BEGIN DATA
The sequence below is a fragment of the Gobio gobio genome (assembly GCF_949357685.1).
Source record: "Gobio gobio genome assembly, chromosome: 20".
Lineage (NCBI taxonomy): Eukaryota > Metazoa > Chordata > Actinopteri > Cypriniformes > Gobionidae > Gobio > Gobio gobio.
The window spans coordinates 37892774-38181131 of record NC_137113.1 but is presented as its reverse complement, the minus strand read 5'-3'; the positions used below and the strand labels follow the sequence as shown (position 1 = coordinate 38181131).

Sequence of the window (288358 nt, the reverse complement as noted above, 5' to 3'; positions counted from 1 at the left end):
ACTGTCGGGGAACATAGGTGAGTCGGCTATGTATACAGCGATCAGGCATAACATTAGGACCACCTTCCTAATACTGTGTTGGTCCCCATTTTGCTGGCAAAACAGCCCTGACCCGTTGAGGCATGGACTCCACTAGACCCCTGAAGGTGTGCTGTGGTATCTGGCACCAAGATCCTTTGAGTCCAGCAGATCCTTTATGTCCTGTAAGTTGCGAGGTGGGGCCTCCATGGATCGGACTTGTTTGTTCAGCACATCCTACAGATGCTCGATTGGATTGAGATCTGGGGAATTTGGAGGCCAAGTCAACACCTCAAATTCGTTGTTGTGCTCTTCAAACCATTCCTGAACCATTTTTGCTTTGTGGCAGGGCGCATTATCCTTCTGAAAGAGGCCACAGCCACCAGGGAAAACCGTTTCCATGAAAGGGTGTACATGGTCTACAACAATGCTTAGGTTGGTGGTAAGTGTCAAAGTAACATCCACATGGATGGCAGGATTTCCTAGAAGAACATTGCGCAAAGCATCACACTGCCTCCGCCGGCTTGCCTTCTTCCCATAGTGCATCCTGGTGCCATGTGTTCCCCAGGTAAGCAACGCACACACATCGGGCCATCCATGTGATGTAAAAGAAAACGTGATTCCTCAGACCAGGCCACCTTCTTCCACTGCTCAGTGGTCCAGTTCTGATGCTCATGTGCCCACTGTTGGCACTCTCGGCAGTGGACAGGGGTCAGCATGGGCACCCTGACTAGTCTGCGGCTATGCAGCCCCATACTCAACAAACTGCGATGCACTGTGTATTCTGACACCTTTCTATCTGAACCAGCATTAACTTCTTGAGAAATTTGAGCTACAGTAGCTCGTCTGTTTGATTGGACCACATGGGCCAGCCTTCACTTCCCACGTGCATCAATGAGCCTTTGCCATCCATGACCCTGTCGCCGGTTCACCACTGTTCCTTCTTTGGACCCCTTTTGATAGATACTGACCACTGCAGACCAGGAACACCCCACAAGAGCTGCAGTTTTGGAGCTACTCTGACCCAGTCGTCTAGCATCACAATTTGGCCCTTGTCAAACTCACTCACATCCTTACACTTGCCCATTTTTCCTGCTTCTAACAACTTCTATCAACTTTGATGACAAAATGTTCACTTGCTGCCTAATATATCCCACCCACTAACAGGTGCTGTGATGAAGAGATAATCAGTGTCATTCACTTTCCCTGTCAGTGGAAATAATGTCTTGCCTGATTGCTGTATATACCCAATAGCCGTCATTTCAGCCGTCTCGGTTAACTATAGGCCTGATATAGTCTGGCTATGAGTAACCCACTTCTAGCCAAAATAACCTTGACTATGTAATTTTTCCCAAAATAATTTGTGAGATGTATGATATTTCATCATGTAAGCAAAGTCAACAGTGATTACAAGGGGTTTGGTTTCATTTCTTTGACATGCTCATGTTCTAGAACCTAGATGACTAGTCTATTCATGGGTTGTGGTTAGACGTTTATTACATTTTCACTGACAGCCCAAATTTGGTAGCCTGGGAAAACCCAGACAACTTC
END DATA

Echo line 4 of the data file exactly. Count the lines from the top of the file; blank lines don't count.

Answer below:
The window spans coordinates 37892774-38181131 of record NC_137113.1 but is presented as its reverse complement, the minus strand read 5'-3'; the positions used below and the strand labels follow the sequence as shown (position 1 = coordinate 38181131).